At the top center, you can see the portion of the Tablelands which contains the official hiking trail.  The trail follows the brook through Winter House Brook Canyon (seen cutting into the mountain to the left):
On the right side you can see the sheer cliffs of Eastern Head, located northwest of the Lookout Hills:
The summit sign was now visible in the distance as the trail continued across a vast amount of large and small rocks:
This is the actual summit of Gros Morne Mountain at 2,644 feet in elevation:
Upon leaving the summit, the trail continues to the northeast (and then north) for 1/2 mile heading for the Ten Mile Pond viewpoint:
A much more expansive view of the Long Range Mountains can now be seen:
Once there are less loose rocks, the path is much easier to see and follow:
The trail changes over to an elevated boardwalk for a short distance while still on top of the mountain:
Looking across Ten Mile Gulch, this high mountain pond is visible.  The pond has a natural dam holding it in place which is made up of sheer vertical cliffs:
Ten Mile Gulch comes to an end in this deep valley seen to the northeast:
This was the first view that I had of Ten Mile Pond.  This shows the western end:
Looking at the center area of Ten Mile Pond with dramatic cliffs rising up above it:
And this shows the eastern end of Ten Mile Pond as it transitions into Ten Mile Gulch:
The first of three panoramics taken of Ten Mile Pond.  This was taken from the first viewpoint (click to enlarge):
Ten Mile Pond panoramic #1
Lobster Cove Head Lighthouse is faintly visible to the west from this vantage point by zooming in:
Berry Hill and Gull Pond are also visible being about 7 air miles away:
Notice how the cliffs begin to take shape above Ten Mile Pond as they rise up out of the Rocky Harbour Hills:
There are a couple of deep narrow cuts into the mountainside seen here:
Zooming in on the eastern end of Ten Mile Pond.  You can see here where the creek (or brook) flows into the pond:
Moving on from the first viewpoint, I followed the trail for a short distance searching for additional views:
This was the second viewpoint that I found for Ten Mile Pond.  This spot was notable for the large hillside of possibly unstable boulders:
From this spot, a little bit more of Ten Mile Gulch was visible:
The second of three panoramics taken of Ten Mile Pond.  This was taken from the boulders area (click to enlarge):
Ten Mile Pond panoramic #2
One of the outstanding aspects of Ten Mile Pond is the pristine blue water which reflects the cliffs above it:
A stunning reflection of the pond as seen from the second viewpoint.  The "spots" seen on the water are actually just mosquitoes that were buzzing around my camera:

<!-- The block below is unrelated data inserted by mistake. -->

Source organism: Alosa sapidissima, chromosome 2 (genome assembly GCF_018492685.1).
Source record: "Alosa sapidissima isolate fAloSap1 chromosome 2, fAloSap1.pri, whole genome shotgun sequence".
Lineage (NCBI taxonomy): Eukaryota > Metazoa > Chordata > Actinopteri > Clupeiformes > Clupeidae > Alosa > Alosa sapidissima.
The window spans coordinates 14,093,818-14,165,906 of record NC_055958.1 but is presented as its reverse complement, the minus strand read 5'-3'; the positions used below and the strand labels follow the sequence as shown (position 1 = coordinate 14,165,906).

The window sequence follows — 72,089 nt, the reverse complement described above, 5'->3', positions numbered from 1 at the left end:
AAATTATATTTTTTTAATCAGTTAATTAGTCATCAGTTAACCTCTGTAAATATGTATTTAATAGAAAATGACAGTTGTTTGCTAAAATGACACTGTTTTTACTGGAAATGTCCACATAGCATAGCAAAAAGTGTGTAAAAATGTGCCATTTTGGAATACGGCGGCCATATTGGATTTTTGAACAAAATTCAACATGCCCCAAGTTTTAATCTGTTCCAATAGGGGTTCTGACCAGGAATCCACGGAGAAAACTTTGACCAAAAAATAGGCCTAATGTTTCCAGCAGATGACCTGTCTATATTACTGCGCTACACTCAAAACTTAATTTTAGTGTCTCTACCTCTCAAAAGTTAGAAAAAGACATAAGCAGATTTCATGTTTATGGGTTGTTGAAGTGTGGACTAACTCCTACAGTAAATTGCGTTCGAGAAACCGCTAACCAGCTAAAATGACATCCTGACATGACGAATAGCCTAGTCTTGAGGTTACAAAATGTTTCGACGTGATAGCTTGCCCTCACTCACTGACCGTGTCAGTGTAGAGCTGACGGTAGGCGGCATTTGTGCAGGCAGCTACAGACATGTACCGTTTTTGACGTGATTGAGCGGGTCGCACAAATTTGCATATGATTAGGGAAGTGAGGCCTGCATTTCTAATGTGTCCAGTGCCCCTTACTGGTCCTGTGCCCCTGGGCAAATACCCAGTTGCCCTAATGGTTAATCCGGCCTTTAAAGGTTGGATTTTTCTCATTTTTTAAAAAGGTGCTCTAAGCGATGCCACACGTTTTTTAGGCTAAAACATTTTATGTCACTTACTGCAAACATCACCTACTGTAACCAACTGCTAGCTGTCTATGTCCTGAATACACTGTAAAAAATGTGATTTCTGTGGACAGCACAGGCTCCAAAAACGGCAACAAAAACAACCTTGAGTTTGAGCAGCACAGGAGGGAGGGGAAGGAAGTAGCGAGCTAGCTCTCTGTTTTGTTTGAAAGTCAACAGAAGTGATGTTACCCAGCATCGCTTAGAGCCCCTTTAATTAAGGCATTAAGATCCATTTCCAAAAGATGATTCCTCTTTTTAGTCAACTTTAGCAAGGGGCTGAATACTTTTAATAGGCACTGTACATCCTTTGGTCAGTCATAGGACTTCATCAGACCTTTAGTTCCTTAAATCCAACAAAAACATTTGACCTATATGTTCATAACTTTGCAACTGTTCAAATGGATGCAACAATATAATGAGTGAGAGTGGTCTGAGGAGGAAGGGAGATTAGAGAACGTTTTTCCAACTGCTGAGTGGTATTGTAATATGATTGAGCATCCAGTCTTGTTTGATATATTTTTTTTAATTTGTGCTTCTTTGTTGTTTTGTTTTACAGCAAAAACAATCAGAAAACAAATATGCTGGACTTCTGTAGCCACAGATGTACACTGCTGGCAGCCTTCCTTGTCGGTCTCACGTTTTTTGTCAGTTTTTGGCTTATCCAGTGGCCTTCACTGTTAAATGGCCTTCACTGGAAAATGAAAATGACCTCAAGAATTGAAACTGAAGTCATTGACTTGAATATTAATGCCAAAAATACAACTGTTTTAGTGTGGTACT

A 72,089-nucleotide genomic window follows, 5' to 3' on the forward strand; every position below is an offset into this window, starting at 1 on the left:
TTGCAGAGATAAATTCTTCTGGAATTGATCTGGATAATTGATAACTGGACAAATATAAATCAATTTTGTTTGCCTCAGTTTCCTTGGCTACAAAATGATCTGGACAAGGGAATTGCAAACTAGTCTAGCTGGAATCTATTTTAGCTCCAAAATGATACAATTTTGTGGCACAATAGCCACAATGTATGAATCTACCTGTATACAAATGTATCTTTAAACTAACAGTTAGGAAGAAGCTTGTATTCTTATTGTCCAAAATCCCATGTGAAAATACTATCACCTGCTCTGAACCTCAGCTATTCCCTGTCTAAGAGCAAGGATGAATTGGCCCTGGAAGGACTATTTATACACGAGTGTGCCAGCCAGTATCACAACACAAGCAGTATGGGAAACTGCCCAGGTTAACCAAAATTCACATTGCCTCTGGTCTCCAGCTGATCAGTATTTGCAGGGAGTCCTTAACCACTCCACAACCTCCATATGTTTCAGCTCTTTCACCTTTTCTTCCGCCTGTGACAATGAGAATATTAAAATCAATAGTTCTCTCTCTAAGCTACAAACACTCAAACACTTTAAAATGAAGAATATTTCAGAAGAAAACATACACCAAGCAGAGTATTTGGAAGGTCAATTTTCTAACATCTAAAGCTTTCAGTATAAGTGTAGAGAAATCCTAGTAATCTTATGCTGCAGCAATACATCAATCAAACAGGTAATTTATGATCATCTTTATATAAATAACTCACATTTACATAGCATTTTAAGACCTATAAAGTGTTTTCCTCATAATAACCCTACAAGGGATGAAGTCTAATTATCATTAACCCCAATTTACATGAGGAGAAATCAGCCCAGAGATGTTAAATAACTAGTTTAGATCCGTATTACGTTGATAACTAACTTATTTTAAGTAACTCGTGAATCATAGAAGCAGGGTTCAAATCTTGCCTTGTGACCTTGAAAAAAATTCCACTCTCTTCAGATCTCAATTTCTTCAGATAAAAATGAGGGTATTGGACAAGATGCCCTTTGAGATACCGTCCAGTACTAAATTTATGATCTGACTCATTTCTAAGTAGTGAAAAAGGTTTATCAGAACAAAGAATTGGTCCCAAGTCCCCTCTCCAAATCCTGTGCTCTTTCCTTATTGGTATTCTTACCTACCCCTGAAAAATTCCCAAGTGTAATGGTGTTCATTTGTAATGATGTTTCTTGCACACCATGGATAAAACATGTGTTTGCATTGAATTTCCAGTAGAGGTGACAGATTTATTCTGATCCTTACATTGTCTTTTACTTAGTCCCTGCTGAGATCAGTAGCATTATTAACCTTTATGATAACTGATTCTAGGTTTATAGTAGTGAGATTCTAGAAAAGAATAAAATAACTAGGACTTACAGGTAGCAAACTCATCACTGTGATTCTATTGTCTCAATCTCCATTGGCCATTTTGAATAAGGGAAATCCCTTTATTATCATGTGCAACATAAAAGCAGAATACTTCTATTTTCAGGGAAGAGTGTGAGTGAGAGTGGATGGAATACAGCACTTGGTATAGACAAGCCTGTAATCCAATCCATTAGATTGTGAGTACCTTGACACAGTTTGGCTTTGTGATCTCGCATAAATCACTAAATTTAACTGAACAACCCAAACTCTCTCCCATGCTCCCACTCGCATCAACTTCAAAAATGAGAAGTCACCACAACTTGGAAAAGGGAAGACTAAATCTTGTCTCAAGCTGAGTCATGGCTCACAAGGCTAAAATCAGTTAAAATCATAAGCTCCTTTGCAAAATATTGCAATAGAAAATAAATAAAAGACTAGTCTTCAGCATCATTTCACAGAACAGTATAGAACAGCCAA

Ten Mile Pond sits over 2,000 feet in elevation below the viewpoints along the trail:
Zooming in on the reflection seen in the beautiful blue water below:
The third of three panoramics taken.  This shows both Ten Mile Pond and Ten Mile Gulch (click to enlarge):
Ten Mile Pond panoramic #3
After spending adequate time taking a break and enjoying all three viewpoints, I continued hiking along the trail as it circles around the upper portion of the mountain:
A long wooden staircase has been installed to help hikers down an especially steep section of terrain:
More of the valley at the back end of Ten Mile Gulch becomes visible:
But the highlight in this area is the view of the high mountain pond across Ten Mile Gulch:
Zooming in on the pond, waterfalls can be seen draining it down the sheer cliff walls which help form the pond:
There was a large icy and slippery snow patch at the bottom of the wooden staircase:
After heading east for some time, the trail then turns to the south and then southwest as it begins completing the loop portion:
The Ferry Gulch campsite is located at the back end of the pond seen here.  This would be a truly beautiful spot to camp overnight and enjoy the pond and the views looking down Ferry Gulch from the saddle:
Wooden steps help hikers get down safely to the shoreline of the pond:
A bright yellow Dandelion flower spotted along the trail:
This gray bird with white tail feathers had its back turned to me:
The trail passes through a few sections of small trees which limit visibility:
A small stream flows down the middle of the trail at this spot:
A panoramic showing Ferry Gulch on the left and Gros Morne Mountain on the right (click to enlarge):
Ferry Gulch and Gros Morne Mountain panoramic
Cones of a fir tree, perhaps the Balsam fir, which is the most common tree in the park:
Coming out of the short forested section into an area of a giant rock slide:
Carefully navigating through the loose rocks and boulders:
Looking back across the rock slide toward the saddle (seen on the left) where the trail crossed over earlier:
Looking across Ferry Gulch, I was able to zoom in on this series of small waterfalls:
Panoramic showing the entire length of Ferry Gulch beneath Old Crow Mountain (click to enlarge):
Ferry Gulch panoramic
Looking down at the creek which passes through Ferry Gulch:
There is one final forested section which the trail passes through before completing the loop back to the viewing platform:
Spotting a colorful Mourning Cloak butterfly sitting on a tree branch:
During the hike back of the lower portion of the trail, additional views of Gros Morne Mountain could be seen.  Views such as this one had been fogged in during the hike up in the morning:
View from the Old Crow Mountain viewpoint as marked on our included topo map:
One last look at Gros Morne Mountain above the tops of the trees:
Later in the day, we drove to the Tablelands to do a family hike and we found this nice view of Gros Morne and Old Crow from an overlook near Woody Point:
A final look at Gros Morne Mountain as seen from Woody Point: